A Randomized Controlled Trial of Child FIRST

A Comprehensive Home-Based Intervention Translating Research Into Early Childhood Practice


Twelve months after their families received the Child First (Child and Family Interagency, Resource, Support, and Training) intervention, children showed significant improvement in social-emotional and behavioral areas.

Child First is a family intervention focused on preventing mental health problems in mothers and young children. Child First integrates systems of care, psychotherapeutic strategies, and home visitations. The participation of all active caregivers in a child’s life creates a network of support for the primary parent. Child First assigns a clinical team to each family. The intervention’s goal is to foster sensitive, responsive and secure parent-child relationships.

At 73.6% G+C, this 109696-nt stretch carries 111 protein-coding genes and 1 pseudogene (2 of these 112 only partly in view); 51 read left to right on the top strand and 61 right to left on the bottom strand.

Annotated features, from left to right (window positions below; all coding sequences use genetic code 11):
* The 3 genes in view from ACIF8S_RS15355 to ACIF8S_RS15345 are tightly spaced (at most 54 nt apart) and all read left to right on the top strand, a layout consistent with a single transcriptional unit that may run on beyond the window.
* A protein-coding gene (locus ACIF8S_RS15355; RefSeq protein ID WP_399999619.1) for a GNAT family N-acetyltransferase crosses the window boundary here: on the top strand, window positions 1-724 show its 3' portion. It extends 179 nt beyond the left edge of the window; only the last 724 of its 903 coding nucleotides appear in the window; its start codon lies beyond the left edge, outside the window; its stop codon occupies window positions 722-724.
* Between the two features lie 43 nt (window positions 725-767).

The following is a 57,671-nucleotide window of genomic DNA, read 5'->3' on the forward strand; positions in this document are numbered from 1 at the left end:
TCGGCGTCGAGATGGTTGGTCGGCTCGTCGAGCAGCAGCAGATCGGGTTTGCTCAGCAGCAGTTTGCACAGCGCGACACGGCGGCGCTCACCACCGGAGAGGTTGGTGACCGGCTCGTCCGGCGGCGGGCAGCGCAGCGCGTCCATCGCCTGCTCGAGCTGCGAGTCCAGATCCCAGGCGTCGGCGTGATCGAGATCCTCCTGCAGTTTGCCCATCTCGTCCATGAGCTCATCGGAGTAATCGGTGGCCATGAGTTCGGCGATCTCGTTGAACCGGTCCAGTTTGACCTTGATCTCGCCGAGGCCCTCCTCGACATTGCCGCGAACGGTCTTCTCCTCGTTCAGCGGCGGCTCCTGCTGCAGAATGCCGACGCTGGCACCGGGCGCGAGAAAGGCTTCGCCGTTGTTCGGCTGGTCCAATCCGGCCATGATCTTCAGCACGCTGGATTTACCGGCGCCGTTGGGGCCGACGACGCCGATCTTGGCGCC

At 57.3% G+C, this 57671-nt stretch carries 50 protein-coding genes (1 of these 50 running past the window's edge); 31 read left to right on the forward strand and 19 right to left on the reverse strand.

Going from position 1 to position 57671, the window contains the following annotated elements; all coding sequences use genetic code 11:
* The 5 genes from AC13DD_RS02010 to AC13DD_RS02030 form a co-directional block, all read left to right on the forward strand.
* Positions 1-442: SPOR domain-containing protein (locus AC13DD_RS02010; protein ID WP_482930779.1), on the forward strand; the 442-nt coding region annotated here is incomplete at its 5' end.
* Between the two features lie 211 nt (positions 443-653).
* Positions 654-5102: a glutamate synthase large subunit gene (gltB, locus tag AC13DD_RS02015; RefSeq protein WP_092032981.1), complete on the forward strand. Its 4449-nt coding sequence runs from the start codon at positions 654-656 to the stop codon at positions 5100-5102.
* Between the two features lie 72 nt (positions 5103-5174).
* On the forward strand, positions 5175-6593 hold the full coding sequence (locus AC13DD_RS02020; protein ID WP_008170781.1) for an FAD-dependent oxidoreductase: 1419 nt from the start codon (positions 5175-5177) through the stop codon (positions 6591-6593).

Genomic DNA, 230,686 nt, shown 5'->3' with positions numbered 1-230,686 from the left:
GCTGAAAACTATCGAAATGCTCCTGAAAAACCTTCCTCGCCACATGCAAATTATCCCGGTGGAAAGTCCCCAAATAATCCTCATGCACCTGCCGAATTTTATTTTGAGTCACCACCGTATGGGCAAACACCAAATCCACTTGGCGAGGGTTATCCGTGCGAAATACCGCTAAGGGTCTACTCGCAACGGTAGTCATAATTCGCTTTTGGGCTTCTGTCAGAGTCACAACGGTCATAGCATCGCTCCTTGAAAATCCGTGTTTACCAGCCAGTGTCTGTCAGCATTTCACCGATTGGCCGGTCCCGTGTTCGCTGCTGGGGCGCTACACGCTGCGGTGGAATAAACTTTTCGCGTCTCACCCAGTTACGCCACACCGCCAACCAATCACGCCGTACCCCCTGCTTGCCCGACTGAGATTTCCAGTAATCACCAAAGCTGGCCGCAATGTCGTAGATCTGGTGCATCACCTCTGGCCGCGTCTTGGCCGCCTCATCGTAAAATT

This article discusses the first randomized controlled trial of Child First. Recruitment occurred at two sites in impoverished, inner city Bridgeport, Connecticut.

Key Findings

  • Mothers in Child First reported significantly lower (relative to a control group) parenting stress six months after the intervention.

  • Child First decreased (relative to control) families’ involvement with Child Protective Services 36 months after the intervention started.

Child First helps parents empathize with their child’s experiences. The intervention explores connections between the parents’ past and current relationships and feelings toward their child. The results of the trial reported here suggest that Child First counteracts risk factors for emotional disturbance, developmental and learning disabilities, abuse and neglect.